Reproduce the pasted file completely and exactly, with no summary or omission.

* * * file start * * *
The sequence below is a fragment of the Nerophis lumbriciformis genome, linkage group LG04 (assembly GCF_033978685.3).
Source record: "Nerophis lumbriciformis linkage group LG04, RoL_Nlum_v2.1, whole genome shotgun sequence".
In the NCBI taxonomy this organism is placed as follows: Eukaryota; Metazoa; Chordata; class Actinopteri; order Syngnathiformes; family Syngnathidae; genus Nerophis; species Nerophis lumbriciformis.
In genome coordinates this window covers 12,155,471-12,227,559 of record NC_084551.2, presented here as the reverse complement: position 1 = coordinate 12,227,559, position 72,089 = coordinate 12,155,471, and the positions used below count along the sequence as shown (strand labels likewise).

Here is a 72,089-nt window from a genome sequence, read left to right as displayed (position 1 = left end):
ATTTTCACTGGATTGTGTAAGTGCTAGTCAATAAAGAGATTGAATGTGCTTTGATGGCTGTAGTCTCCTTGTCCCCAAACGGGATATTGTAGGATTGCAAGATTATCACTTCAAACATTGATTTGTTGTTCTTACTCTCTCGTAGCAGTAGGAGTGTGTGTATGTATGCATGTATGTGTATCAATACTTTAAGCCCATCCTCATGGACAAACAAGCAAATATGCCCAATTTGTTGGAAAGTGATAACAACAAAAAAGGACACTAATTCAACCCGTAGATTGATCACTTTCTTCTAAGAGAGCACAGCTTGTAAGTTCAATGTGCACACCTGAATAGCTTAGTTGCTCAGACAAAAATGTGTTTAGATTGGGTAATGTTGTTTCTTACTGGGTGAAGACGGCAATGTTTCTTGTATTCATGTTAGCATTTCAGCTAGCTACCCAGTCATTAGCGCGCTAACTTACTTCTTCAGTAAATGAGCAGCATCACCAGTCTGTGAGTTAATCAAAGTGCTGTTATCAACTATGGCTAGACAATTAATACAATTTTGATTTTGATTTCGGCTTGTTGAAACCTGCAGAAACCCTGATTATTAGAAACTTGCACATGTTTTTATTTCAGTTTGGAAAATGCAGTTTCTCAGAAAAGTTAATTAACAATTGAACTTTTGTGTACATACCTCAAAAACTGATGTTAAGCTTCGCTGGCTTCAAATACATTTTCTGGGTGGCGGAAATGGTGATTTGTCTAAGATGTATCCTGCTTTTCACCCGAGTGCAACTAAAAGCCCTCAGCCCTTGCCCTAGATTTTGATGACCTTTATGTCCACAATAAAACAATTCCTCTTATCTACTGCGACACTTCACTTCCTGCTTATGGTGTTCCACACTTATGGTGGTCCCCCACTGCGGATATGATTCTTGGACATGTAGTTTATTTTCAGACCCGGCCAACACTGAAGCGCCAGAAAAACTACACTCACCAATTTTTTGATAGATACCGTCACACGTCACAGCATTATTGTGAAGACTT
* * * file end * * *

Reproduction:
The sequence below is a fragment of the Nerophis lumbriciformis genome, linkage group LG04 (assembly GCF_033978685.3).
Source record: "Nerophis lumbriciformis linkage group LG04, RoL_Nlum_v2.1, whole genome shotgun sequence".
In the NCBI taxonomy this organism is placed as follows: Eukaryota; Metazoa; Chordata; class Actinopteri; order Syngnathiformes; family Syngnathidae; genus Nerophis; species Nerophis lumbriciformis.
In genome coordinates this window covers 12,155,471-12,227,559 of record NC_084551.2, presented here as the reverse complement: position 1 = coordinate 12,227,559, position 72,089 = coordinate 12,155,471, and the positions used below count along the sequence as shown (strand labels likewise).

Here is a 72,089-nt window from a genome sequence, read left to right as displayed (position 1 = left end):
ATTTTCACTGGATTGTGTAAGTGCTAGTCAATAAAGAGATTGAATGTGCTTTGATGGCTGTAGTCTCCTTGTCCCCAAACGGGATATTGTAGGATTGCAAGATTATCACTTCAAACATTGATTTGTTGTTCTTACTCTCTCGTAGCAGTAGGAGTGTGTGTATGTATGCATGTATGTGTATCAATACTTTAAGCCCATCCTCATGGACAAACAAGCAAATATGCCCAATTTGTTGGAAAGTGATAACAACAAAAAAGGACACTAATTCAACCCGTAGATTGATCACTTTCTTCTAAGAGAGCACAGCTTGTAAGTTCAATGTGCACACCTGAATAGCTTAGTTGCTCAGACAAAAATGTGTTTAGATTGGGTAATGTTGTTTCTTACTGGGTGAAGACGGCAATGTTTCTTGTATTCATGTTAGCATTTCAGCTAGCTACCCAGTCATTAGCGCGCTAACTTACTTCTTCAGTAAATGAGCAGCATCACCAGTCTGTGAGTTAATCAAAGTGCTGTTATCAACTATGGCTAGACAATTAATACAATTTTGATTTTGATTTCGGCTTGTTGAAACCTGCAGAAACCCTGATTATTAGAAACTTGCACATGTTTTTATTTCAGTTTGGAAAATGCAGTTTCTCAGAAAAGTTAATTAACAATTGAACTTTTGTGTACATACCTCAAAAACTGATGTTAAGCTTCGCTGGCTTCAAATACATTTTCTGGGTGGCGGAAATGGTGATTTGTCTAAGATGTATCCTGCTTTTCACCCGAGTGCAACTAAAAGCCCTCAGCCCTTGCCCTAGATTTTGATGACCTTTATGTCCACAATAAAACAATTCCTCTTATCTACTGCGACACTTCACTTCCTGCTTATGGTGTTCCACACTTATGGTGGTCCCCCACTGCGGATATGATTCTTGGACATGTAGTTTATTTTCAGACCCGGCCAACACTGAAGCGCCAGAAAAACTACACTCACCAATTTTTTGATAGATACCGTCACACGTCACAGCATTATTGTGAAGACTT